Only VW cars installed defeat devices, but many more cars were running well outside the legal limits.
Photograph by Sean Gallup—Getty Images

Over 70 years of great advertising just went down the drain.

By Valentina Zarya
October 4, 2015

“This Volkswagen missed the boat. The chrome strip on the glove compartment is blemished, and must be replaced. Chances are you wouldn’t have noticed it; inspector Kurt Kroner did.”

So begins the copy in Doyle Dane Bernbach’s infamous print “Lemon” ad of the 1950s, an ad so iconic that it was featured in the third episode of season 1 of Mad Men. This ad was the beginning in a decades-long initiative by VW to convince consumers that, unlike its competitors, it had their best interest at heart.

Today, the “Lemon” ad seems ironic. However, the more recent ads that were created at the same time as the German car manufacturer was cheating on its emissions tests, but trying to build an image that it was both more eco-conscious and honest than other car manufacturers, are downright cringeworthy. Here are three of our favorite examples:

1. Trust, 2015

This French ad for used VW dealer Das Welt Auto from earlier this year shows a series of clips of parents lying to their children. A mother tells her daughter that the toy store is closed on Saturdays, while a father tries to convince his kids that string beans are simply “green fries.” The ad ends with the question, “What will they tell you when they try to sell you their car?”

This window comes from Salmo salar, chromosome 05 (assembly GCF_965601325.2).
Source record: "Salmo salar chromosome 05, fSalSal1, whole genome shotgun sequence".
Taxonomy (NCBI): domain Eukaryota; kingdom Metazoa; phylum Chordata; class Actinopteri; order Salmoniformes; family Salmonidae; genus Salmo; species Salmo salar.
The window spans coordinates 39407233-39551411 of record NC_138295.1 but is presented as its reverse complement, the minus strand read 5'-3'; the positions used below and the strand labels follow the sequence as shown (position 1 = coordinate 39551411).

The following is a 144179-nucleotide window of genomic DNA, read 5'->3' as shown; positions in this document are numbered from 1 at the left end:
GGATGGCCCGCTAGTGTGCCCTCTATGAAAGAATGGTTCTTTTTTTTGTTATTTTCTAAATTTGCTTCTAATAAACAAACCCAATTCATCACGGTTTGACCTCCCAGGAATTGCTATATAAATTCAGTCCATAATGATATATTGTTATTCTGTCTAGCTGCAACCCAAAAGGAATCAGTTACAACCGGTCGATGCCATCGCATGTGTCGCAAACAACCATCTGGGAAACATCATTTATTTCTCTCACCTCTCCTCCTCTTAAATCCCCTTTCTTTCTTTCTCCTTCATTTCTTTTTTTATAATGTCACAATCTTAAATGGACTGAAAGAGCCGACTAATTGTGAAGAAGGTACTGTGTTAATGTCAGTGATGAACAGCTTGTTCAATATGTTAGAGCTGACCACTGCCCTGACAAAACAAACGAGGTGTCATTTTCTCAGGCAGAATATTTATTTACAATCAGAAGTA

What Volkswagen will tell you is that their cars emit 40 times less of the environmentally-damaging chemical nitrogen oxide than they actually do.

2. Wings, 2014

In last year’s Superbowl ad, a father tells his daughter that a German engineer “gets his wings” each time a Volkswagen vehicle reaches 100,000 miles. But German engineers are far from angelic, at least when it comes to the environment. If each vehicle released the estimated 2.8 grams of nitrogen oxide per mile, what reaching 100,000 miles actually means is that a third of a ton of toxic chemicals have been released into the atmosphere. With more than 480,000 cars affected, this would mean 160,000 tons of nitrogen oxide. We can think of other things this should earn Volkswagen and its top executives, but definitely not wings.

3. Old Wives’ Tale #4, 2015

“Something stinks,” says one of three “old wives” sitting in a Volkswagen. What stinks is the nearly 1 million extra metric tons of emissions that VW vehicles emit every year—equal to the emissions of all power stations, vehicles, industry, and agriculture in the U.K. over a one-year period. What stinks is the fishiness of installing software in its engines that enact emissions controls only when it senses a test is underway.

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